Alaska Wind 101: Wind for Schools Webinar August 12th, 2010 Katherine Keith Wind-Diesel Application Center Alaska Center for Energy and Power University of Alaska, Fairbanks
ACEP RESEARCH MISSION: To meet state and local need for applied energy research by working towards developing, refining, demonstrating, and ultimately helping commercialize marketable technologies that provide practical solutions to real-world problems.
Role of ACEP • Verify performance and reliability of equipment • Assess technical and economic feasibility • Test emissions • Integration with existing power systems • Resource assessment • Procurement experiments • Work with manufacturers to improve products for use in Alaska
Role of ACEP Serve as an impartial agent on behalf of Alaskan communities and agencies to ensure we are investing wisely in energy projects that make sense and that contribute to the long-term benefit of our residents Help leverage external resources to address Alaska’s energy challenges (funding, businesses, national laboratories, other universities, etc)
The purpose of the Alaska Wind-Diesel Applications Center (WiDAC) is to support the broader deployment of cost-effective wind-diesel technologies to reduce and/or stabilize the cost of energy In rural communities.
Alaska Wind-Diesel Test Center Addressing issues to improve penetration of wind-diesel systems through improvements in controls and energy storage.
87% < 4 years old 76% < 2 years old REF installed projects < 1 year of operation
Wind-Diesel Power Systems • Intended to reduce diesel consumption • Needs good resource to be economically viable • However, wind fluctuates… • Power quality must be maintained despite the variable wind.
This is strange because…Wind Energy is the Fastest Growing Energy Source in the World!! US installed capacity grew a WHOPPING 45% in 2007!!!
Why such growth…costs! 1979: 40 cents/kWh 2000: 4 - 6 cents/kWh • Increased Turbine Size • R&D Advances • Manufacturing Improvements NSP 107 MW Lake Benton wind farm 4 cents/kWh (unsubsidized) 2004: 3 – 4.5 cents/kWh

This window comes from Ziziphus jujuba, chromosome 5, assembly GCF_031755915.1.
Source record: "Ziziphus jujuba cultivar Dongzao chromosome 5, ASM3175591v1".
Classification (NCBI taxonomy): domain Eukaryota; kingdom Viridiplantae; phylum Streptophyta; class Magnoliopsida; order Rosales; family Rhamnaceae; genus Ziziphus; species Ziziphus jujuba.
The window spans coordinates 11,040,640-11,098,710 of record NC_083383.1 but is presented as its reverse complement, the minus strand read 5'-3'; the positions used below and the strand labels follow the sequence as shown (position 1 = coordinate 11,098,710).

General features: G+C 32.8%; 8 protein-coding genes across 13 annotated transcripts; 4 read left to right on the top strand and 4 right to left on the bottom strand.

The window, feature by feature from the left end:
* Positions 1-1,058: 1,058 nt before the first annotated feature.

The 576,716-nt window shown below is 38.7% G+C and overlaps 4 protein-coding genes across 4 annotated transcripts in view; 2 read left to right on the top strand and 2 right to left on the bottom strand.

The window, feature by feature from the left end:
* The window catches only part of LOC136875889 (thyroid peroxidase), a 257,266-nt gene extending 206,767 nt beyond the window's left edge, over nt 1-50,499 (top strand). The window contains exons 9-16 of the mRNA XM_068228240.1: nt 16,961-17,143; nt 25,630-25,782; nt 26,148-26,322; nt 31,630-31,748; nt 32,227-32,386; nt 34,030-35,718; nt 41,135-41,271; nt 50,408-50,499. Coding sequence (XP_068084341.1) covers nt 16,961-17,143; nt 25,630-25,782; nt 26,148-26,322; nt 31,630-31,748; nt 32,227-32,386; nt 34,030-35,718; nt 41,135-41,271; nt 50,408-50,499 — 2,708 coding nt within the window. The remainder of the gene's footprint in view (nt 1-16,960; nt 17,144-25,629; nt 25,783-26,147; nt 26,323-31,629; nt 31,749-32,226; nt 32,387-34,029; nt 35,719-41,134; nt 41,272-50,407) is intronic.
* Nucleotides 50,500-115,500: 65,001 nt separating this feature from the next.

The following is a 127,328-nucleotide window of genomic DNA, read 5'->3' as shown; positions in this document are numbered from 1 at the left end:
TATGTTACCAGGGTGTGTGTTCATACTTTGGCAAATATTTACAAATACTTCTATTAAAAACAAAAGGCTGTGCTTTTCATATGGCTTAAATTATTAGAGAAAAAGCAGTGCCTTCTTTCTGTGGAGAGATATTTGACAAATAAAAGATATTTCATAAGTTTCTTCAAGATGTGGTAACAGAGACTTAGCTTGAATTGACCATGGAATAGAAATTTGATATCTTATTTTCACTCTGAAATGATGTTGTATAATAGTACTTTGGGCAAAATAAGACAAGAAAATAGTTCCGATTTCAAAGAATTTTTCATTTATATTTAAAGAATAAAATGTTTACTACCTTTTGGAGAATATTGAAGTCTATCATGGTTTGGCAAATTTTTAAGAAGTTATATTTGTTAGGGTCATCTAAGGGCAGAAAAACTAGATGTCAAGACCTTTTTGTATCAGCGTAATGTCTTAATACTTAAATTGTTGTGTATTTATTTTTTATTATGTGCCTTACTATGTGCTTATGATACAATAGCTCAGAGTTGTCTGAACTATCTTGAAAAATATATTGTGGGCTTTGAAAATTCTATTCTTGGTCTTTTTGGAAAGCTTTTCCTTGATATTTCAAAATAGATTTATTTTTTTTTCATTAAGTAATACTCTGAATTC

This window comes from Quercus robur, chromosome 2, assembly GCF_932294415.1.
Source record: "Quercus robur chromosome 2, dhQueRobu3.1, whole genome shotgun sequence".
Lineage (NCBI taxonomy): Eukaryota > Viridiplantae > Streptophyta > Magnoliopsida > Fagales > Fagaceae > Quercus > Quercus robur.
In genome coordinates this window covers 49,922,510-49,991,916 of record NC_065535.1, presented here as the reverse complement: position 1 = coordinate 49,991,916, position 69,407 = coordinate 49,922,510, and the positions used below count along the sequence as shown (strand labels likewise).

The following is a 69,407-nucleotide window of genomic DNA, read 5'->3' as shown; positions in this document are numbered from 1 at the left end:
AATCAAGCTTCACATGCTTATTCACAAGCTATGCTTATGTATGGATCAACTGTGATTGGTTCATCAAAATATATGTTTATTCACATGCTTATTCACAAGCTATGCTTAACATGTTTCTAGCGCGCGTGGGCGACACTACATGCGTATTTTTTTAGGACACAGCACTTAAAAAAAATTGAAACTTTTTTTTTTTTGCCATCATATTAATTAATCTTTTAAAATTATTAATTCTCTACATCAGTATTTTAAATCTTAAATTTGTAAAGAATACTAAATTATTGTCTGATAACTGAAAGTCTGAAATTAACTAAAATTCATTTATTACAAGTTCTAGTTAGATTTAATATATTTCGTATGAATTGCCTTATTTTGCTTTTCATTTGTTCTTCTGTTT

Other Reason to teach… Elegant Power Source
Smith-Putnam Turbine Vermont, 1940's 1250 kW
Orientation Turbines can be categorized into two overarching classes based on the orientation of the rotor Vertical AxisHorizontal Axis
Advantages Omnidirectional Accepts wind from any angle Components can be mounted at ground level Ease of service Lighter weight towers Can theoretically use less materials to capture the same amount of wind Disadvantages Rotors generally near ground where wind poorer Centrifugal force stresses blades Poor self-starting capabilities Requires support at top of turbine rotor Requires entire rotor to be removed to replace bearings Overall poor performance and reliability Have never been commercially successful Vertical Axis Turbines
Lift vs Drag VAWTs Lift Device “Darrieus” • Low solidity, aerofoil blades • More efficient than drag device Drag Device “Savonius” • High solidity, cup shapes are pushed by the wind • At best can capture only 15% of wind energy
VAWT’s have not been commercially successful, yet… Every few years a new company comes along promising a revolutionary breakthrough in wind turbine design that is low cost, outperforms anything else on the market, and overcomes all of the previous problems with VAWT’s. They can also usually be installed on a roof or in a city where wind is poor. WindStor Mag-Wind WindTree Wind Wandler
Horizontal Axis Wind Turbines • Rotors are usually Up-wind of tower • Some machines have down-wind rotors, but only commercially available ones are small turbines
Types of Electricity Generating Windmills • Small (10 kW) • Homes • Farms • Remote Applications • (e.g. water pumping, telecom sites, icemaking) • Intermediate • (10-250 kW) • Village Power • Hybrid Systems • Distributed Power • Large (250 kW - 2+MW) • Central Station Wind Farms • Distributed Power
10 kW 50 kW 900 W 400 W Modern Small Wind Turbines:High Tech, High Reliability, Low Maintenance • Technically Advanced • Only 2-3 Moving Parts • Very Low Maintenance Requirements • Proven: ~ 5,000 On-Grid • American Companies are the Market and Technology Leaders (Not to scale)
Large Wind Turbines • 450’ base to blade • Each blade 112’ • Span greater than 747 • 163+ tons total • Foundation 20+ feet deep • Rated at 1.5 – 5 megawatt • Supply at least 350 homes
Wind Turbine Technology North Wind 100 rating 100 kW rotor: 19.1 m hub height: 25 m Lagerwey LW58 rating: 750 kW rotor: 58 m hub height: 65 m Enercon E-66 rating: 1800 kW rotor: 70 m hub height: 85 m North Wind HR3 rating: 3 kW rotor: 5 m hub height: 15 m Boeing 747 wing span: 69.8m length: 73.5 m Enercon E-112 rating: 4000 kW rotor: 112 m hub height: 100 m Comparative Scale for a Range of Wind Turbines
Yawing – Facing the Wind • Active Yaw (all medium & large turbines produced today, & some small turbines from Europe) • Anemometer on nacelle tells controller which way to point rotor into the wind • Yaw drive turns gears to point rotor into wind • Passive Yaw (Most small turbines) • Wind forces alone direct rotor • Tail vanes • Downwind turbines
Importance of Wind Speed • No other factor is more important to the amount of power available in the wind than the speed of the wind • Power is a cubic function of wind speed • V X V X V • 20% increase in wind speed means 73% more power • Doubling wind speed means 8 times more power
Calculation of Wind Power • Power in the wind Effect of air density, • Effect of swept area, A • Effect of wind speed, V Power in the Wind = ½ρAV3 R Swept Area: A = πR2 Area of the circle swept by the rotor (m2).